Belongings - impact of bankruptcy
Going bankrupt may mean you lose some of your belongings. The bankruptcy trustee can sell some types of belongings and give the proceeds to your creditors. Therefore, you need to make sure you understand whether bankruptcy will affect the things you own.
This page explains what can happen to your belongings if you go bankrupt.
Cars and other vehicles
Any cars or other vehicles you own will usually be sold unless they're protected from the trustee or exempt. Examples of when a vehicle would be exempt are if it is essential for work or caring for a dependant. It would also be exempt if you need the vehicle for your basic needs, for example, if you have a disability and need a car to avoid being housebound and entirely dependent on others.
If an exempt vehicle is so valuable that selling it would raise enough money to pay for a cheaper, suitable vehicle for you, and there would be money left over to give to creditors, the bankruptcy trustee may arrange for this to happen.
What happens to your belongings?
When a bankruptcy order is made, all the belongings you own become the property of the trustee, apart from items which are protected from the trustee or exempt. When ownership of the goods passes to the trustee, this is called being vested. You mustn't do anything to sell or give away these belongings.
Any belongings that come into your possession before you're discharged from bankruptcy can also be claimed by the trustee.
The trustee will then look at selling these items in order to make payments towards your creditors.
Can you stop your goods from being sold?
Generally, most of your household items won't be sold. There are some goods that are protected from sale or exempt. This means you can usually keep the following items, unless the trustee thinks they can be replaced with a suitable and cheaper alternative:
- tools, books and other items of equipment that you need to use personally in your job, business or vocation
- household equipment, such as a cooker
- other belongings that are necessary for your basic family needs.
Any items which aren't needed for your job, business or vocation, or to satisfy your basic home needs, can be sold, including:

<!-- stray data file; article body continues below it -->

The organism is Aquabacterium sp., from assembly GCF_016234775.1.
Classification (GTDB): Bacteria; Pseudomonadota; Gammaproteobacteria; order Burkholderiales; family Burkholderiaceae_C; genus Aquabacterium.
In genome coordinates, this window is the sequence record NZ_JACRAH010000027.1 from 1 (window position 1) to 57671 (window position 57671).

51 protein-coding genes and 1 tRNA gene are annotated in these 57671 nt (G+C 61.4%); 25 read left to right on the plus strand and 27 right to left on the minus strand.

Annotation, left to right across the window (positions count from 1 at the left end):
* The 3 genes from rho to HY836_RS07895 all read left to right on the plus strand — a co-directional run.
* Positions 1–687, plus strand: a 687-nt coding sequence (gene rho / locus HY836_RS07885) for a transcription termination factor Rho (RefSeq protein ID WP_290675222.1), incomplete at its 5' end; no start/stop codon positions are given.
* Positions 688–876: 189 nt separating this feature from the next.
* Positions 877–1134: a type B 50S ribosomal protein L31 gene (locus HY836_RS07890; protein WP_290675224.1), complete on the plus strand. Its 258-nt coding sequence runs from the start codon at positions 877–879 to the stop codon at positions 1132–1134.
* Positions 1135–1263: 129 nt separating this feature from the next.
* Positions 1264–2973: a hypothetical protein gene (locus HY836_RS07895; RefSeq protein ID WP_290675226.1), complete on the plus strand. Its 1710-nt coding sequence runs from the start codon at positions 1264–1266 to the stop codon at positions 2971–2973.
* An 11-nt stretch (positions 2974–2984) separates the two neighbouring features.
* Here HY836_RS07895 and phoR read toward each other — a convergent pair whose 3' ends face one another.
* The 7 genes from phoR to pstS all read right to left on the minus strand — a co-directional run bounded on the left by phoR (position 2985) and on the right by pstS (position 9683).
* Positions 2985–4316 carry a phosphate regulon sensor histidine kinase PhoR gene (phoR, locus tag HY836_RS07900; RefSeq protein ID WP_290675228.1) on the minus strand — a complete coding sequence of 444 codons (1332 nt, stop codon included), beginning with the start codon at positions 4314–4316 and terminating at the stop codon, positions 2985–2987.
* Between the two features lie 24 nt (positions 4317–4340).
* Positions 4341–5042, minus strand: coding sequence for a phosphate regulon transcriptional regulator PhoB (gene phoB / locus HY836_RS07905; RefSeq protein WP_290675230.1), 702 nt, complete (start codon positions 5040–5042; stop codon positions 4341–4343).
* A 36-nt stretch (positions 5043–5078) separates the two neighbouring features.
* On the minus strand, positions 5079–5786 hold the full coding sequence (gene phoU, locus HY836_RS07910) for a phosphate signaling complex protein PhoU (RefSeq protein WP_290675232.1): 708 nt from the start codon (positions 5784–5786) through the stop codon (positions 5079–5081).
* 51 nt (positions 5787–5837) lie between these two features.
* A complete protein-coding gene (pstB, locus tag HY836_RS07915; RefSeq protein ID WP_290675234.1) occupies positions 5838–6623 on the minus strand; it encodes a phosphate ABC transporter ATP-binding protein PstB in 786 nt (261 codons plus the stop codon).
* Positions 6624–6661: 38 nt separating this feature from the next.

- leisure equipment, such as games consoles and cameras
If you disagree with the decision to sell an item
If you think the trustee is acting unreasonably in taking or selling something that you own, for example because you believe it's necessary for your family life, you can challenge the decision. You'll need to apply to the court to do this. You should get advice and try asking the trustee to change their mind before you decide whether to apply to the court.
If you disagree with the valuation of an item
If you disagree with how much an item has been valued at, you can get an independent valuation yourself. Show this to the trustee and ask them if they'll change their mind.
Can you hide or give away your belongings?
You mustn't hide or give away any belongings to avoid them being sold. This is a criminal offence and could lead to you being fined or sent to prison.
PassportYour passport can be taken away by the court if you're made bankrupt. This is called being impounded. This would normally only happen if the court thinks you might try to leave the country to get rid of your belongings of value.
Jointly owned belongings
If you own goods jointly with someone else, these may be sold. If this applies to you, the trustee will take the following steps:
- approach the other owner to try to agree a value for your share of the goods
- offer the other owner the chance to buy out your share of the goods
- if the other owner doesn't agree, the trustee may apply for a court order to sell the goods.
If the belongings are sold, the proceeds from the sale will be split between the trustee and the other owner.
Goods bought on hire purchase
If you have goods you're paying for on hire purchase, there will normally be a clause in the agreement which lets the hire purchase company end the agreement if you become bankrupt. If this happens, you may have to return the item.
If you want to keep the goods, you may be able to persuade the hire purchase company not to cancel the agreement and ask the trustee if you can carry on making payments. However, the trustee may also take the goods and sell them.
'What will happen to my motor vehicle?' - from the Insolvency Service at www.gov.uk